As technology becomes increasingly relevant in the twenty-first century, the circulation of thought is increasing in speed and efficiency, allowing ideas to spread from person to person, then state to state, and sometimes, even country to country, within a matter of days. The movement I have chosen to delve into, the anti-rape culture/sexual assault on campus movement, uses the power of online platforms in several ways, one of which is to provide an anonymous way for victims to reach out and speak about sexual assault without disclosing their identity. On platforms such as Twitter, Instagram, and Tumblr, victims can discuss their feelings with others who understand what they are going through, and talk about how to cope with post traumatic stress and anxiety that prevent them from reaching out or talking about what happened to the police or school authorities. Another way this movement uses online platforms is to reach out to people about different gatherings, marches, and protests that are happening across the country such as the Anti-Rape Marches and Slut Walks in Philadelphia, Los Angeles, New York, and several other large metropolitan areas. Facebook groups, especially, are conducive to bringing people together for these events because once one person clicks the “Interested” or “Going” buttons, all of their Facebook friends can see this, and the event instantly gains exposure to all of their hundreds/thousands of friends. In this way, the word gets out quickly, and suddenly, after a mere two days of the event’s online fruition, hundreds of thousands of people are exposed to it, and many of them will decide to attend.it.jpg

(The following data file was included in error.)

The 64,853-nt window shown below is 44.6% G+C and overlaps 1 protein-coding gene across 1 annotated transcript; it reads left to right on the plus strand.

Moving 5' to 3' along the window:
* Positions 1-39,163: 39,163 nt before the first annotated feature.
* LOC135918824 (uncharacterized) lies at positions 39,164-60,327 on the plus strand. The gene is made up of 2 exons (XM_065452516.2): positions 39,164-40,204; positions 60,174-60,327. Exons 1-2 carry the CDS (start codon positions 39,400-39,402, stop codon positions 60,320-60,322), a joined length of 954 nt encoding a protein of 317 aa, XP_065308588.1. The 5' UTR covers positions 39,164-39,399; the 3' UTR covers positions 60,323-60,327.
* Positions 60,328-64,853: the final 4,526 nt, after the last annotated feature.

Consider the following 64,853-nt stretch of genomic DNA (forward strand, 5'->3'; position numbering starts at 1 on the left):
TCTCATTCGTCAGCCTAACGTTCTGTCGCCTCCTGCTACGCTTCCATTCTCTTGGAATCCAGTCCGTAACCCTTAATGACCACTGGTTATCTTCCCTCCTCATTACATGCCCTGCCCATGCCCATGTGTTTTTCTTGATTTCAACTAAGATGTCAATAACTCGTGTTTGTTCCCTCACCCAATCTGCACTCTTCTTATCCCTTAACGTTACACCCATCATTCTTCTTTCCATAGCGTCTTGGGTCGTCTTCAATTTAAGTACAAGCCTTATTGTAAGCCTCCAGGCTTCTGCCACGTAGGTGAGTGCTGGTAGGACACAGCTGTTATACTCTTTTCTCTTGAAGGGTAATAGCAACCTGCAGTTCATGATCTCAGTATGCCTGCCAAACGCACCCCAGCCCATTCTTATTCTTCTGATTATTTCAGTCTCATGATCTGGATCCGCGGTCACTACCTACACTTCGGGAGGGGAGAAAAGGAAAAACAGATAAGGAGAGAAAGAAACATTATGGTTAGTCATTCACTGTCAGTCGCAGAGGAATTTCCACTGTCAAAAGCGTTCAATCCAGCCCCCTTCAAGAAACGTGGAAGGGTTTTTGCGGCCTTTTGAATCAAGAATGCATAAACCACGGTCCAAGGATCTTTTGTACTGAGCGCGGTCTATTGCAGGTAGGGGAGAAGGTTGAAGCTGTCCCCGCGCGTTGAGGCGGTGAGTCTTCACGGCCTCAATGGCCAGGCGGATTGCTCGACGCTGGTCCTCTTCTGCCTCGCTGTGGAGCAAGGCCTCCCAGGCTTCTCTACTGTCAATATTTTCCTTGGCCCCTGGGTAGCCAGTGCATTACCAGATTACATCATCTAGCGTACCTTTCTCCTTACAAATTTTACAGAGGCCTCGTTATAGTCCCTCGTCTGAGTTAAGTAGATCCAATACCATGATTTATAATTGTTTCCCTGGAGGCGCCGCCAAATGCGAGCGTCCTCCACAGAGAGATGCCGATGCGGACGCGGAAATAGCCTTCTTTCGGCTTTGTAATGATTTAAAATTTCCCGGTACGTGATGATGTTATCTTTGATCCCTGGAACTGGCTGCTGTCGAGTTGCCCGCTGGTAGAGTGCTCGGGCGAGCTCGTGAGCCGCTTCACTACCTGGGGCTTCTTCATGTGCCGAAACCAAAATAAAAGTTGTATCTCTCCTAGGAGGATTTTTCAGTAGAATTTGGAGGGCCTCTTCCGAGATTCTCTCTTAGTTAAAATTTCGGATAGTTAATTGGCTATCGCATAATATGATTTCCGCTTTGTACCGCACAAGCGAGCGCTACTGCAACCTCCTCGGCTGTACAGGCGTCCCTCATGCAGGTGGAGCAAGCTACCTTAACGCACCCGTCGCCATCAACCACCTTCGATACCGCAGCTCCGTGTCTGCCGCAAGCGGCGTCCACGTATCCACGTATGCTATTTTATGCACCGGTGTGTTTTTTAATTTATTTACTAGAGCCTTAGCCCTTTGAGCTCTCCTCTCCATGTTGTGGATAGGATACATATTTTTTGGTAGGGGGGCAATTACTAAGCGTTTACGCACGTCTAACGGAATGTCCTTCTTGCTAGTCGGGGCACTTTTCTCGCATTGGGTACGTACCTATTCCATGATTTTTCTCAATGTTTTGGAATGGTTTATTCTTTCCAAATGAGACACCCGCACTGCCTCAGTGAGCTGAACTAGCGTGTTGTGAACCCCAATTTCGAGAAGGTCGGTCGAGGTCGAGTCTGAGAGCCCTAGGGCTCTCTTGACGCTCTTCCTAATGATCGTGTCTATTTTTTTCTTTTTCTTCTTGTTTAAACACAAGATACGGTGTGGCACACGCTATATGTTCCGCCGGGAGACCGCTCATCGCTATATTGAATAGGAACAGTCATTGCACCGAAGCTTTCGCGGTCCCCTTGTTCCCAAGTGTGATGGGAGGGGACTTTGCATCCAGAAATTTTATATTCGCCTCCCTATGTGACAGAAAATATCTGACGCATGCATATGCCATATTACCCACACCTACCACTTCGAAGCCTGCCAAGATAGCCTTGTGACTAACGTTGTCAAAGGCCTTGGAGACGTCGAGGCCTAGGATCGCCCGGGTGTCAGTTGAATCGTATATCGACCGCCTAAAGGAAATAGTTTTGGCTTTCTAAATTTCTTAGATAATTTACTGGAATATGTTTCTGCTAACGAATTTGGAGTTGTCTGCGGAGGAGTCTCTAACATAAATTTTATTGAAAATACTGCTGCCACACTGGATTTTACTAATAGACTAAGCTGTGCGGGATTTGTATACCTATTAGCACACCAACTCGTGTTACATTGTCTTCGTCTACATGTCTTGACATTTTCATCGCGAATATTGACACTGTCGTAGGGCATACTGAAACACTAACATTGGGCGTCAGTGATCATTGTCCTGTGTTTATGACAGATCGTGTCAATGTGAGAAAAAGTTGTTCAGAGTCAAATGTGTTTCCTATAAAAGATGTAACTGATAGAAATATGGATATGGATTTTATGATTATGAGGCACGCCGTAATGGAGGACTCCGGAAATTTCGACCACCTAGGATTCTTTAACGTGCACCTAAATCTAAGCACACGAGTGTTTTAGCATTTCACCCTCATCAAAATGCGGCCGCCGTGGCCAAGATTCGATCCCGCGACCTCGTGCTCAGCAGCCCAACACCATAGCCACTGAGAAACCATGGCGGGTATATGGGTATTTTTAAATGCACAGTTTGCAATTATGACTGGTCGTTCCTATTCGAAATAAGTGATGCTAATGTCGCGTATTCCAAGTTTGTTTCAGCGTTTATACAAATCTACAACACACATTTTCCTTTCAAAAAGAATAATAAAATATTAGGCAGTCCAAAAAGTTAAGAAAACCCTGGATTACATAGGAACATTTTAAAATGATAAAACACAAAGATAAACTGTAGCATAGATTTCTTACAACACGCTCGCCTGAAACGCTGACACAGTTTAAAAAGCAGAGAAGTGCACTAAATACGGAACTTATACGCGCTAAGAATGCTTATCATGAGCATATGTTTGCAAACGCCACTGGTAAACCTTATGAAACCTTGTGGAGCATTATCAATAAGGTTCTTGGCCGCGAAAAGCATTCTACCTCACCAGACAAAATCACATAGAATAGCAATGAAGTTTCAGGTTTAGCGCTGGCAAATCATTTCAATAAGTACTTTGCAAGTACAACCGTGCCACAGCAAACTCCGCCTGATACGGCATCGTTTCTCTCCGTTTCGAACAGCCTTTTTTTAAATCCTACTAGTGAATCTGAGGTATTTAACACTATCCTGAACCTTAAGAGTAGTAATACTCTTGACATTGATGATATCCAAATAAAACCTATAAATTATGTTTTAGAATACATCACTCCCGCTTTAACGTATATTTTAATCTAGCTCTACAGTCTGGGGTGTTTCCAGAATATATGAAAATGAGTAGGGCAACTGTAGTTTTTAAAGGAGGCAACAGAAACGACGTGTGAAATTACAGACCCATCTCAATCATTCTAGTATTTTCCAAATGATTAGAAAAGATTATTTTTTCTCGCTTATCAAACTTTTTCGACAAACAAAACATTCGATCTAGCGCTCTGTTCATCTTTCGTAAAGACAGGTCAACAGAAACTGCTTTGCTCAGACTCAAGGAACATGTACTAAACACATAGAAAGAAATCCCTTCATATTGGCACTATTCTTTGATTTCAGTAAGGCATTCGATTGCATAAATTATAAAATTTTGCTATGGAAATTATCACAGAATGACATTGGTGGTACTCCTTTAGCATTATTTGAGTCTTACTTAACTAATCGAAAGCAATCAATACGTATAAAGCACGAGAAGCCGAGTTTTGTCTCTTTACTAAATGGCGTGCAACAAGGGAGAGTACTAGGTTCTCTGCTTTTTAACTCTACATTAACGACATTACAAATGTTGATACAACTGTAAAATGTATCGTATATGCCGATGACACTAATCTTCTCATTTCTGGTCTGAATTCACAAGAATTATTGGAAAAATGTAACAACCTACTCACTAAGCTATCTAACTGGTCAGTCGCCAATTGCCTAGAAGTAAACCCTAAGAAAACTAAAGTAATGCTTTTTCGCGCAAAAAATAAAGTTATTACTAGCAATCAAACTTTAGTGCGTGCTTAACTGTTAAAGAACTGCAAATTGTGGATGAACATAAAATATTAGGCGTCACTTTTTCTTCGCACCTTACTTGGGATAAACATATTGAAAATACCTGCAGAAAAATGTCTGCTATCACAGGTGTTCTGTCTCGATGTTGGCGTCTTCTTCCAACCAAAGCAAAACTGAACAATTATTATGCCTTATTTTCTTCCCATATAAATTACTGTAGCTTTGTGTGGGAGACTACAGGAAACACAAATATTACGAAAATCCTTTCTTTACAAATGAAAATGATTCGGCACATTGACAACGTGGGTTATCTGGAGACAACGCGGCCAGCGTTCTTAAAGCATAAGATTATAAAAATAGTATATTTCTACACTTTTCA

Media is also incredibly important to my movement, in that humans, by nature, are visual beings, and photographs and videos tend to appeal to their emotions more than just words. Personally, I feel very empowered when I see pictures on Instagram and Tumblr of women holding up signs that say things like, “I was wearing this when I was raped”, while they are dressed in a simple tee-shirt and jeans, implying that rape has nothing to do with the victim’s clothing, provocative or not. It is NEVER the victim’s fault. Because such visuals are so powerful, I will include many on my webpage, especially on the home tab, in order to catch visitor’s attentions and appeal to their pathos the same way that Instagram posts from the marches appealed to mine.

A Movement for a Voice